Shellshock bug could be ‘Worse than Heartbleed’
29 · SEP ·2014
Shockwaves were sent through the online world last week as a new bug was uncovered, aptly named ‘Shellshock’. According to reports, nearly five hundred million computers have already been affected, which is why some are claiming that this new form of malware is worse than the Heartbleed bug discovered back in April which enabled hackers to gain access to millions of users’ passwords across the world.
The new bug targets the Bourne-Again SHell (BASH) command prompt in Unix based software which is used in Apple Mac computers and web servers to name a few. Those that use software such as OS X, Linux or Apache are vulnerable to attacks, and unlike the Heartbleed bug hackers are not just able to bypass security to view certain information, they are able to access entire systems. Discussing the issue, Professor Alan Woodward, a security researcher from the University of Surrey, said: "Whereas something like Heartbleed was all about sniffing what was going on, this was about giving you direct access to the system. The door's wide open.”
Just hours after the discovery of Shellshock, leading cybersecurity firms announced that hackers were already trying to use the malware as a ‘worm’ in order to attack both computers and websites. Jason Steer, director of technology strategy at the online security specialist FireEye, said: “The most sophisticated cyber attacks today are designed to ensure long-term connectivity into systems. It’s about covert, long-term cyber squatting.”
At the same time as hackers started utilising the Shellshock malware, security companies across the world issued advice to users in order to protect their systems. Steer said: “It’s a big problem because of the number of systems that need to be identified and patched quickly. It’s by no means a minor piece of work. There are always going to be systems that get missed. And they will be vulnerable. You also have to assume that systems are already being compromised.”
The issue is currently so severe that the Information Commissioner’s Office (ICO) – backed by the UK government – has issued a statement claiming that users need to act fast in order to stop the bug spreading. The statement said: "This flaw could be allowing criminals to access personal data held on computers or other devices. For businesses, that should be ringing real alarm bells, because they have legal obligations to keep personal information secure.
"The worst thing would be to think this issue sounds too complicated - businesses need to be aware of this flaw and need to be monitoring what they can do to address it. Ignoring the problem could leave them open to a serious data breach and ultimately, enforcement action. And for people who are concerned their personal information could be at risk on their own devices, the message is clear. Don't think this all sounds too complicated. Security updates are currently being rolled out - don't ignore them, but make sure you apply them as soon as practically possible."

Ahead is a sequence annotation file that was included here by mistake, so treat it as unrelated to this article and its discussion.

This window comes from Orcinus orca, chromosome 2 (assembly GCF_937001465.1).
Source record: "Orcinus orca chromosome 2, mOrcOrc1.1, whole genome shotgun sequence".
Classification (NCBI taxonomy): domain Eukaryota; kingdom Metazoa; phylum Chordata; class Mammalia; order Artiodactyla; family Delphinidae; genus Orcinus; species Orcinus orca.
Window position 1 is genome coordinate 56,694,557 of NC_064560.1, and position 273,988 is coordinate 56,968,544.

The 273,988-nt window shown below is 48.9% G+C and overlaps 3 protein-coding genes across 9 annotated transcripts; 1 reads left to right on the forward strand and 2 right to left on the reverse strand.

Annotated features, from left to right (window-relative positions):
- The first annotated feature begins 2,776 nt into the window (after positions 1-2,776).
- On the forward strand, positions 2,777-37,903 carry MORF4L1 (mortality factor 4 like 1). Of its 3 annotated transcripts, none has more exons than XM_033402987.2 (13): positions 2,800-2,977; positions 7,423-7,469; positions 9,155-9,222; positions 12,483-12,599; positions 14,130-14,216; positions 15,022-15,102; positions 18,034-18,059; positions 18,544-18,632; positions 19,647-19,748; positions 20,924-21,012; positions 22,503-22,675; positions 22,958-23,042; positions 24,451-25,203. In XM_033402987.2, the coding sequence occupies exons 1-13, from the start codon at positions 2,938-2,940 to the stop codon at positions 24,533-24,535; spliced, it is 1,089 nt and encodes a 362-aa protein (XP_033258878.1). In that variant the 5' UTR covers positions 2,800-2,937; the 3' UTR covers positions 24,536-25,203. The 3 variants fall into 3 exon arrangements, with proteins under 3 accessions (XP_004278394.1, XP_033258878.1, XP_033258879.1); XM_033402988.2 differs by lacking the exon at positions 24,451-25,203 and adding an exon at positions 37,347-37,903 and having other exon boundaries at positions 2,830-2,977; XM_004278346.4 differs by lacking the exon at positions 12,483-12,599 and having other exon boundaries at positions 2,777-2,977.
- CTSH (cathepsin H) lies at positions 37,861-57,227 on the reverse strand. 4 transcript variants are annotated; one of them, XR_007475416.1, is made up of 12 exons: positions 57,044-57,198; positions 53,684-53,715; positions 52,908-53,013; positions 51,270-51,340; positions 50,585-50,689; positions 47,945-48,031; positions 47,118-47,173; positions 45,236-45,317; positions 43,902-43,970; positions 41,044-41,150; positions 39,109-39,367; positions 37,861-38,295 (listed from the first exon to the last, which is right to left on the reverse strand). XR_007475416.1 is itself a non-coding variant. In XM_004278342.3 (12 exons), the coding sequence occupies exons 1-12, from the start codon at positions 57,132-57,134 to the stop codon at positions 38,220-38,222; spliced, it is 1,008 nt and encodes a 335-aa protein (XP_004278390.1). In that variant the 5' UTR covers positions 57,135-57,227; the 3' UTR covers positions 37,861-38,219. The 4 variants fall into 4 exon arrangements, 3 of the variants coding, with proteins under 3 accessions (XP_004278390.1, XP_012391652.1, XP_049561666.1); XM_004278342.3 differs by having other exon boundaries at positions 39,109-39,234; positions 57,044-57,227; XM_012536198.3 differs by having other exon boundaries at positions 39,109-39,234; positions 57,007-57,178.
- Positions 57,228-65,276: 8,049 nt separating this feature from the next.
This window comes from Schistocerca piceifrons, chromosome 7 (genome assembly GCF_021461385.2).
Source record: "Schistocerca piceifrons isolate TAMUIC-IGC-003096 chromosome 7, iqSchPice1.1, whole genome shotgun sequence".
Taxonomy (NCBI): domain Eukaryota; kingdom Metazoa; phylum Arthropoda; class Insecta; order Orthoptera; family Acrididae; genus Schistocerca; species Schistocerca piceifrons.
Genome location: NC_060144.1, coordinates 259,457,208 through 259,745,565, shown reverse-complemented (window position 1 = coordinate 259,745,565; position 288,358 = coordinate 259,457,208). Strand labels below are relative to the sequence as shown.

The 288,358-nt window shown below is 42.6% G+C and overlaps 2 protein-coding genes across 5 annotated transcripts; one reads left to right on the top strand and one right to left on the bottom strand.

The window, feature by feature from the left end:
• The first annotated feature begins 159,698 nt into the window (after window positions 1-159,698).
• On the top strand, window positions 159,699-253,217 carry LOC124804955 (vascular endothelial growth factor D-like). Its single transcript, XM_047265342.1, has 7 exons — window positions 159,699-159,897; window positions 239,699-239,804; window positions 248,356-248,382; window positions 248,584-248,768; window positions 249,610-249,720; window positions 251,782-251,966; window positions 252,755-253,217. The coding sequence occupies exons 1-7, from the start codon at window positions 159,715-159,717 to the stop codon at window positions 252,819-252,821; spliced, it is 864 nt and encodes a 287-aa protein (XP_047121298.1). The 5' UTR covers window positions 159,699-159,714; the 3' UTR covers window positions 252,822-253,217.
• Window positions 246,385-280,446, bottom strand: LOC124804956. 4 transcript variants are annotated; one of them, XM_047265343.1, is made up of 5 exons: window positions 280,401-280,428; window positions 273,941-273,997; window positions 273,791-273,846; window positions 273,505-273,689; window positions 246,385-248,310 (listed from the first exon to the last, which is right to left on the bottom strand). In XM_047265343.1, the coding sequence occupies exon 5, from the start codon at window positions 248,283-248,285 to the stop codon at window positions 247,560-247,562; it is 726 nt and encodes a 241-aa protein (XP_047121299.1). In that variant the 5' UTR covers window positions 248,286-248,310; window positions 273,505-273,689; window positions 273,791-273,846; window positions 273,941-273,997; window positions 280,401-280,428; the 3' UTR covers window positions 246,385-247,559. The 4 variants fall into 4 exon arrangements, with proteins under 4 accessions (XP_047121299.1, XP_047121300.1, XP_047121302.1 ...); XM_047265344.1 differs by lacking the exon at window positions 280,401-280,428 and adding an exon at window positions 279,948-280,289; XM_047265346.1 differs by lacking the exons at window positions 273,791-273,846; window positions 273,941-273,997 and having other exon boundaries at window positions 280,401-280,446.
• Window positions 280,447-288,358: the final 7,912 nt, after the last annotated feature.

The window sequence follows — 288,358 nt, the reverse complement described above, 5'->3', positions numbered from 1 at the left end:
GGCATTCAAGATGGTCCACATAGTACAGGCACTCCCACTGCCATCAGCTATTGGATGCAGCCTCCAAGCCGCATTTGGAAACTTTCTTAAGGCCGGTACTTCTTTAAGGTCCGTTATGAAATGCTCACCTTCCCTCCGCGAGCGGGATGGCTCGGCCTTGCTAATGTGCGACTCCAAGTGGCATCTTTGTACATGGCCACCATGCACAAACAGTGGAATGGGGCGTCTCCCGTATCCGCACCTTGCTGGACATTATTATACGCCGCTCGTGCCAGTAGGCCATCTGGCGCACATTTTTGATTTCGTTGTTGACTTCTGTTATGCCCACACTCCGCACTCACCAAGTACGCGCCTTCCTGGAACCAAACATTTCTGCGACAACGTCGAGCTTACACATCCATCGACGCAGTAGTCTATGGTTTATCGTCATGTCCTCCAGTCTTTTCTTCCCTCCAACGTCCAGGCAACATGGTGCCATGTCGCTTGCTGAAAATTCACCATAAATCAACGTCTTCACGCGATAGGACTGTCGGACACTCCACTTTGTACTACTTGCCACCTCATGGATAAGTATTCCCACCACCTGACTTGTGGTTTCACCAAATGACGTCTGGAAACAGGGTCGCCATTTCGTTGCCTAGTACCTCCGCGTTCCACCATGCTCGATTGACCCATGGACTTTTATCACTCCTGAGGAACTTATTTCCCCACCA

Unfortunately, even with advanced firewalls and anti-virus software users are still vulnerable to the Shellshock bug unless they patch their systems as quickly as possible. This fact, along with the effects of the Heartbleed bug in April, has led to those in the technology industry questioning why such software is being implemented in the first place. BASH itself was only developed by one man - Chet Ramey from Case Western Reserve University in Ohio – which means that it is not regularly updated.
Tony Dyhouse from the UK's Trustworthy Software Initiative has previously spoken out about this issue, and in the wake of the Shellshock bug added: "To achieve a more stable and secure technology environment in which businesses and individuals can feel truly safe, we have to peel back the layers, start at the bottom and work up.
“This is utterly symptomatic of the historic neglect we have seen for the development of a dependable and trustworthy baseline upon which to develop a software infrastructure for the UK. Ultimately, this is a lifecycle problem. It's here because people are making mistakes whilst writing code and making further mistakes when patching the original problems."
Strategic Accounts Manager at Fluidata, Sam Coleman, said: “The Shellshock attack that has hit millions of devices already may be a business case for the comeback of the software based firewalls and anti-malware software that the bigger companies have shown signs of edging away from. As a whole the world has become more and more Internet reliant, day to day business and long term business strategies are now heavily involved with online data and the Internet.
“This inevitably leads to more secure development requirements and increased risks for the IT strategy. Fluidata will continue to be at the forefront and will carry on to support our end users as well as partners on fighting bugs by creating a quality, secure and efficient network that operates proactively to combat attacks such as this.”